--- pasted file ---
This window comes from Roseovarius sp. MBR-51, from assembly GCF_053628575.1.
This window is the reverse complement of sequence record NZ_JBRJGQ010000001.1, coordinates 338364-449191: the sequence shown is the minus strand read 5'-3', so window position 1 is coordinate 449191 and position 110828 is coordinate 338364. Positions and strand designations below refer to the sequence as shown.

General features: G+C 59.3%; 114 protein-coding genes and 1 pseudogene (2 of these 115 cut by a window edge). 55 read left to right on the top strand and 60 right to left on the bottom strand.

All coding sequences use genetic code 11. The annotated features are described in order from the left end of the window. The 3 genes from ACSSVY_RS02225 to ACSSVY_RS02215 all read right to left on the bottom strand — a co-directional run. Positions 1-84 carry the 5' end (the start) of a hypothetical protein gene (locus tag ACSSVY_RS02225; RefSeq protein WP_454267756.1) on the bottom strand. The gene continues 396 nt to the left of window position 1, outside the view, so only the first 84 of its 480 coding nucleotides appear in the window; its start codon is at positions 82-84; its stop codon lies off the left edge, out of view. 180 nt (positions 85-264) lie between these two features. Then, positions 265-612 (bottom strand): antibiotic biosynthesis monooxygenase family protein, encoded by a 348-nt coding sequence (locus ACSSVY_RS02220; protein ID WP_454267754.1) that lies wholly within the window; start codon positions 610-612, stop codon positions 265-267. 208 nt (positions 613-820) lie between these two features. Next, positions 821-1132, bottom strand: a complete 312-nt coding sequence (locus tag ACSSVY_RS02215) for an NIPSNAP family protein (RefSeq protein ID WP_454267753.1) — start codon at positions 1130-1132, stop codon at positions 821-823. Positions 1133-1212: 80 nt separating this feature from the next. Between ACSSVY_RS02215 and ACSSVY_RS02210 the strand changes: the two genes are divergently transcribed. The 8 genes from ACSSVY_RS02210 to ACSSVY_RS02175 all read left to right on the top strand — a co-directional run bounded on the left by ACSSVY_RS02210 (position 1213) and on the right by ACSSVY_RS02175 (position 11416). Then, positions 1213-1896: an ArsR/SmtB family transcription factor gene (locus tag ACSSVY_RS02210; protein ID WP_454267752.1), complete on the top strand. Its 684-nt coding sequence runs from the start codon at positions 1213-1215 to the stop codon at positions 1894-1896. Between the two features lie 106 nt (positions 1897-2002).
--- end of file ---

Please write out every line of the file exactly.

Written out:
This window comes from Roseovarius sp. MBR-51, from assembly GCF_053628575.1.
This window is the reverse complement of sequence record NZ_JBRJGQ010000001.1, coordinates 338364-449191: the sequence shown is the minus strand read 5'-3', so window position 1 is coordinate 449191 and position 110828 is coordinate 338364. Positions and strand designations below refer to the sequence as shown.

General features: G+C 59.3%; 114 protein-coding genes and 1 pseudogene (2 of these 115 cut by a window edge). 55 read left to right on the top strand and 60 right to left on the bottom strand.

All coding sequences use genetic code 11. The annotated features are described in order from the left end of the window. The 3 genes from ACSSVY_RS02225 to ACSSVY_RS02215 all read right to left on the bottom strand — a co-directional run. Positions 1-84 carry the 5' end (the start) of a hypothetical protein gene (locus tag ACSSVY_RS02225; RefSeq protein WP_454267756.1) on the bottom strand. The gene continues 396 nt to the left of window position 1, outside the view, so only the first 84 of its 480 coding nucleotides appear in the window; its start codon is at positions 82-84; its stop codon lies off the left edge, out of view. 180 nt (positions 85-264) lie between these two features. Then, positions 265-612 (bottom strand): antibiotic biosynthesis monooxygenase family protein, encoded by a 348-nt coding sequence (locus ACSSVY_RS02220; protein ID WP_454267754.1) that lies wholly within the window; start codon positions 610-612, stop codon positions 265-267. 208 nt (positions 613-820) lie between these two features. Next, positions 821-1132, bottom strand: a complete 312-nt coding sequence (locus tag ACSSVY_RS02215) for an NIPSNAP family protein (RefSeq protein ID WP_454267753.1) — start codon at positions 1130-1132, stop codon at positions 821-823. Positions 1133-1212: 80 nt separating this feature from the next. Between ACSSVY_RS02215 and ACSSVY_RS02210 the strand changes: the two genes are divergently transcribed. The 8 genes from ACSSVY_RS02210 to ACSSVY_RS02175 all read left to right on the top strand — a co-directional run bounded on the left by ACSSVY_RS02210 (position 1213) and on the right by ACSSVY_RS02175 (position 11416). Then, positions 1213-1896: an ArsR/SmtB family transcription factor gene (locus tag ACSSVY_RS02210; protein ID WP_454267752.1), complete on the top strand. Its 684-nt coding sequence runs from the start codon at positions 1213-1215 to the stop codon at positions 1894-1896. Between the two features lie 106 nt (positions 1897-2002).